As we prepare for New Year’s – city and county governments’ new fiscal year begins Friday – we updated our list of proposed resolutions for Memphis for the next 12 months.
Here they are:
1) Resist the temptation to treat anecdotes as data.
Often, in Memphis, we hypnotize ourselves with our own hyperboles. We regularly rely on anecdotes to convince ourselves that we are making progress rather than rely on actual data. In this vein, we often define success as how we are doing now as opposed to how we were doing 10 years ago. Instead, we need to be comparing our key indicators with other similar cities to see how we are stacking up, where we are making gains, and where we need to step up our work.
2) Let’s create a story for Memphis that resonates with all of us.
Memphis needs a clear narrative. We hear a lot about the need for a vision, but we also need a shared narrative for Memphis. When we say narrative, we are thinking of a story. People remember stories, and we need one in which each of us can see ourselves. It’s a story that incorporates where we have been, who we are, and where we hope to go.
3) Shake the Nashville obsession.
We understand the Memphis-Nashville comparisons and conflicts go back to the days when we were derisively called “Big Shelby” and Nashville was a smaller, less sophisticated place. Here’s the thing: Nashville is the current media darling and getting a great deal of national publicity (which it deserves). There will be another one city and another city after it, and while we believe that we need to compare ourselves to other cities to measure our progress, Nashville might be one of them but it is not the only one.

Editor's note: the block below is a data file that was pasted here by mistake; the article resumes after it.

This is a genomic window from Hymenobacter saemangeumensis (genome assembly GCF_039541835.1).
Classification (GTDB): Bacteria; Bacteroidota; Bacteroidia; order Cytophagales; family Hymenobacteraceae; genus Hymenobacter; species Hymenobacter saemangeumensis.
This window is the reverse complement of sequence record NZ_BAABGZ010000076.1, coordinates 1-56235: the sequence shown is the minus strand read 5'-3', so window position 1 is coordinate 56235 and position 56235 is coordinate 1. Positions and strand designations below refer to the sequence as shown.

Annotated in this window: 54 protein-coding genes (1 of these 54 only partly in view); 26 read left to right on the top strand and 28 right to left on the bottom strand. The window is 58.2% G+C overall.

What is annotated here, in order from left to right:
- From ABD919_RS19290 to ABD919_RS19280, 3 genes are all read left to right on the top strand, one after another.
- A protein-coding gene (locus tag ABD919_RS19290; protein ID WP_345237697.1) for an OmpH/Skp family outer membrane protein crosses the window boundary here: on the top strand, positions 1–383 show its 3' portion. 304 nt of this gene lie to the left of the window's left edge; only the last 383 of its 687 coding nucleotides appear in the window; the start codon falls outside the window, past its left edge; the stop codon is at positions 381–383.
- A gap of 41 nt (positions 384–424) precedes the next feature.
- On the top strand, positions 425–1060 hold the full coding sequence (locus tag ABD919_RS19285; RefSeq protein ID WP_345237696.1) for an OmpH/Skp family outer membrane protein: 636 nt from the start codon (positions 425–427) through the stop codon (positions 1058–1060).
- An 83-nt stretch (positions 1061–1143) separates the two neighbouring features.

Meanwhile, it’s worth remembering that Nashville has problems as a city and county, but it’s the booming region that drives its economic progress. Some weeks ago, we wrote about “Memphis Myths,” but we also have our own “Nashville Myths” as well. From 210 miles away, we see it as a place with no problems, and yet, it also has a significant percentage of its children living in poverty, it had one of the top five largest increases in murder, it has roughly the same per hour earnings as Memphis, and it has neighborhoods that are unsafe and deteriorating. The CBD north of Broadway is challenged by significant vacancy, the Regions headquarters downtown is largely vacant, poor schools are driving residents to neighboring counties’ plastic communities, Dell has vacated two large buildings near the airport, Gaylord has vacated 60,000 square feet of office space, and the I-24 corridor is struggling.
If you’re looking for the differences that matter between Nashville and Memphis, it is this: there, it is almost impossible to find anyone who complains and who does not exude confidence in their city’s future., and there, when they decide on a project or program, they set out for it to be among the nation’s best, not the cheapest.
4) Be intolerant about us versus them rhetoric.